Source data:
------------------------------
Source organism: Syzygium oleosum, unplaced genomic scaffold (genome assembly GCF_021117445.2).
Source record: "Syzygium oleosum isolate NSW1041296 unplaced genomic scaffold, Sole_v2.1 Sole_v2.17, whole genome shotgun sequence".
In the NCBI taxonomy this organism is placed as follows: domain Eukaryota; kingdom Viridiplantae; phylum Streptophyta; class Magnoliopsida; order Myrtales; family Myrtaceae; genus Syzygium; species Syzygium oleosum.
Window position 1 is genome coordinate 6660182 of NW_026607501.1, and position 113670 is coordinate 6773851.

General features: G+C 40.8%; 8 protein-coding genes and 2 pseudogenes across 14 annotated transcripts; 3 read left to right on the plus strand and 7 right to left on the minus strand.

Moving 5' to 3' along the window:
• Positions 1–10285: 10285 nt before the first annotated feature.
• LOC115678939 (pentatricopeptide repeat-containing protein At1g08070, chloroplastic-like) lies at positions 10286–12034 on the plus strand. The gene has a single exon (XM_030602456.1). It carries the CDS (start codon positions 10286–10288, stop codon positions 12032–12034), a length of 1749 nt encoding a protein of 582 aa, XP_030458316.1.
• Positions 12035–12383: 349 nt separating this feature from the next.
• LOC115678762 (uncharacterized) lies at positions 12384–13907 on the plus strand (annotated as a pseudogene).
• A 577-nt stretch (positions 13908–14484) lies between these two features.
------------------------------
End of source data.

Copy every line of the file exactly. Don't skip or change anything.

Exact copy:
Source organism: Syzygium oleosum, unplaced genomic scaffold (genome assembly GCF_021117445.2).
Source record: "Syzygium oleosum isolate NSW1041296 unplaced genomic scaffold, Sole_v2.1 Sole_v2.17, whole genome shotgun sequence".
In the NCBI taxonomy this organism is placed as follows: domain Eukaryota; kingdom Viridiplantae; phylum Streptophyta; class Magnoliopsida; order Myrtales; family Myrtaceae; genus Syzygium; species Syzygium oleosum.
Window position 1 is genome coordinate 6660182 of NW_026607501.1, and position 113670 is coordinate 6773851.

General features: G+C 40.8%; 8 protein-coding genes and 2 pseudogenes across 14 annotated transcripts; 3 read left to right on the plus strand and 7 right to left on the minus strand.

Moving 5' to 3' along the window:
• Positions 1–10285: 10285 nt before the first annotated feature.
• LOC115678939 (pentatricopeptide repeat-containing protein At1g08070, chloroplastic-like) lies at positions 10286–12034 on the plus strand. The gene has a single exon (XM_030602456.1). It carries the CDS (start codon positions 10286–10288, stop codon positions 12032–12034), a length of 1749 nt encoding a protein of 582 aa, XP_030458316.1.
• Positions 12035–12383: 349 nt separating this feature from the next.
• LOC115678762 (uncharacterized) lies at positions 12384–13907 on the plus strand (annotated as a pseudogene).
• A 577-nt stretch (positions 13908–14484) lies between these two features.